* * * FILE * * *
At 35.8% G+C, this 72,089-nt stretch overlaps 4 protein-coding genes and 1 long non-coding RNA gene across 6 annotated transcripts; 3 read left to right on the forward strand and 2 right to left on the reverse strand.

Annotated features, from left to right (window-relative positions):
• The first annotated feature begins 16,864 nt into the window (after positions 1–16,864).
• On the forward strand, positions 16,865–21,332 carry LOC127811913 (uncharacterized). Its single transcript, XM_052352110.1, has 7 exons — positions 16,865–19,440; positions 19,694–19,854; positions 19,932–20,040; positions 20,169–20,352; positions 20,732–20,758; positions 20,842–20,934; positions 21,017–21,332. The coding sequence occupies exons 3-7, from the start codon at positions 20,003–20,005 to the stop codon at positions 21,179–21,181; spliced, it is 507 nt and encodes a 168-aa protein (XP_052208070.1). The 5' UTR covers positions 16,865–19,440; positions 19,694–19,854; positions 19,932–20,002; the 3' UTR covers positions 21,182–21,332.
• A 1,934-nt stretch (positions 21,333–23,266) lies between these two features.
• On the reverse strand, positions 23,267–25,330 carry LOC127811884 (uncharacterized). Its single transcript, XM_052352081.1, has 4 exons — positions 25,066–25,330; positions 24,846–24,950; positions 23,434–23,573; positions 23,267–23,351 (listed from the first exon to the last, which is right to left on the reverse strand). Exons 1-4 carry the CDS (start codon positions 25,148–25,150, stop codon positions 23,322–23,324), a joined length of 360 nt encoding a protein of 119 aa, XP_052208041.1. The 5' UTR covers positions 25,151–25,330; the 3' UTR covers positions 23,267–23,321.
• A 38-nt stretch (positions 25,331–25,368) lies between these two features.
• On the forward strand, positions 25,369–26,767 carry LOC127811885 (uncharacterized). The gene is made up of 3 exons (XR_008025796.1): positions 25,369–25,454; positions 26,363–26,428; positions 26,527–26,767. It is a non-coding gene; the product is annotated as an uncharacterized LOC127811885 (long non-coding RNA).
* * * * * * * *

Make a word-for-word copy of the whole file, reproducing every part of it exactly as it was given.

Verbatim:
At 35.8% G+C, this 72,089-nt stretch overlaps 4 protein-coding genes and 1 long non-coding RNA gene across 6 annotated transcripts; 3 read left to right on the forward strand and 2 right to left on the reverse strand.

Annotated features, from left to right (window-relative positions):
• The first annotated feature begins 16,864 nt into the window (after positions 1–16,864).
• On the forward strand, positions 16,865–21,332 carry LOC127811913 (uncharacterized). Its single transcript, XM_052352110.1, has 7 exons — positions 16,865–19,440; positions 19,694–19,854; positions 19,932–20,040; positions 20,169–20,352; positions 20,732–20,758; positions 20,842–20,934; positions 21,017–21,332. The coding sequence occupies exons 3-7, from the start codon at positions 20,003–20,005 to the stop codon at positions 21,179–21,181; spliced, it is 507 nt and encodes a 168-aa protein (XP_052208070.1). The 5' UTR covers positions 16,865–19,440; positions 19,694–19,854; positions 19,932–20,002; the 3' UTR covers positions 21,182–21,332.
• A 1,934-nt stretch (positions 21,333–23,266) lies between these two features.
• On the reverse strand, positions 23,267–25,330 carry LOC127811884 (uncharacterized). Its single transcript, XM_052352081.1, has 4 exons — positions 25,066–25,330; positions 24,846–24,950; positions 23,434–23,573; positions 23,267–23,351 (listed from the first exon to the last, which is right to left on the reverse strand). Exons 1-4 carry the CDS (start codon positions 25,148–25,150, stop codon positions 23,322–23,324), a joined length of 360 nt encoding a protein of 119 aa, XP_052208041.1. The 5' UTR covers positions 25,151–25,330; the 3' UTR covers positions 23,267–23,321.
• A 38-nt stretch (positions 25,331–25,368) lies between these two features.
• On the forward strand, positions 25,369–26,767 carry LOC127811885 (uncharacterized). The gene is made up of 3 exons (XR_008025796.1): positions 25,369–25,454; positions 26,363–26,428; positions 26,527–26,767. It is a non-coding gene; the product is annotated as an uncharacterized LOC127811885 (long non-coding RNA).